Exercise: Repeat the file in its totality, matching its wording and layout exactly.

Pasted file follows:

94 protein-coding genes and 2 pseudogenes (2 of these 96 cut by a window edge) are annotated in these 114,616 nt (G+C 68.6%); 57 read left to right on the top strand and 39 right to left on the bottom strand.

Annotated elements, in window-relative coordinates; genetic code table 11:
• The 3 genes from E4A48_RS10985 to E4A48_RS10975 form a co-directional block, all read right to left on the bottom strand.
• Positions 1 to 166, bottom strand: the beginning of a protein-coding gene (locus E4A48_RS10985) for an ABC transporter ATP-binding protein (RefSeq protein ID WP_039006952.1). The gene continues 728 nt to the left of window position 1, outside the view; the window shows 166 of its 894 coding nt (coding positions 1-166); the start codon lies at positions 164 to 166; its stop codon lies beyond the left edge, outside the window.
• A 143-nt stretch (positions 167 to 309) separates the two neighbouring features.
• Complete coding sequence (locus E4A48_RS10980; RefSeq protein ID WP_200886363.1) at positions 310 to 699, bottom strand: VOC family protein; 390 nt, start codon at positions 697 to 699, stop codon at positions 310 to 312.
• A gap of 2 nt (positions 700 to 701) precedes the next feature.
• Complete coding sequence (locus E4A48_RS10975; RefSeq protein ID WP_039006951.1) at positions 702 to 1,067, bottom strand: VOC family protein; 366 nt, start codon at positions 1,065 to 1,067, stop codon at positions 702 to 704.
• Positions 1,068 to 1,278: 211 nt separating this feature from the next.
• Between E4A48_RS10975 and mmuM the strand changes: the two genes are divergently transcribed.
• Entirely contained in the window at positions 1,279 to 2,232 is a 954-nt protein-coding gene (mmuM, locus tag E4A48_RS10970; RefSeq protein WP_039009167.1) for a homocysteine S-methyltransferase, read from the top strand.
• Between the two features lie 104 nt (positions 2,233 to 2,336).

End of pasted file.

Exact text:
94 protein-coding genes and 2 pseudogenes (2 of these 96 cut by a window edge) are annotated in these 114,616 nt (G+C 68.6%); 57 read left to right on the top strand and 39 right to left on the bottom strand.

Annotated elements, in window-relative coordinates; genetic code table 11:
• The 3 genes from E4A48_RS10985 to E4A48_RS10975 form a co-directional block, all read right to left on the bottom strand.
• Positions 1 to 166, bottom strand: the beginning of a protein-coding gene (locus E4A48_RS10985) for an ABC transporter ATP-binding protein (RefSeq protein ID WP_039006952.1). The gene continues 728 nt to the left of window position 1, outside the view; the window shows 166 of its 894 coding nt (coding positions 1-166); the start codon lies at positions 164 to 166; its stop codon lies beyond the left edge, outside the window.
• A 143-nt stretch (positions 167 to 309) separates the two neighbouring features.
• Complete coding sequence (locus E4A48_RS10980; RefSeq protein ID WP_200886363.1) at positions 310 to 699, bottom strand: VOC family protein; 390 nt, start codon at positions 697 to 699, stop codon at positions 310 to 312.
• A gap of 2 nt (positions 700 to 701) precedes the next feature.
• Complete coding sequence (locus E4A48_RS10975; RefSeq protein ID WP_039006951.1) at positions 702 to 1,067, bottom strand: VOC family protein; 366 nt, start codon at positions 1,065 to 1,067, stop codon at positions 702 to 704.
• Positions 1,068 to 1,278: 211 nt separating this feature from the next.
• Between E4A48_RS10975 and mmuM the strand changes: the two genes are divergently transcribed.
• Entirely contained in the window at positions 1,279 to 2,232 is a 954-nt protein-coding gene (mmuM, locus tag E4A48_RS10970; RefSeq protein WP_039009167.1) for a homocysteine S-methyltransferase, read from the top strand.
• Between the two features lie 104 nt (positions 2,233 to 2,336).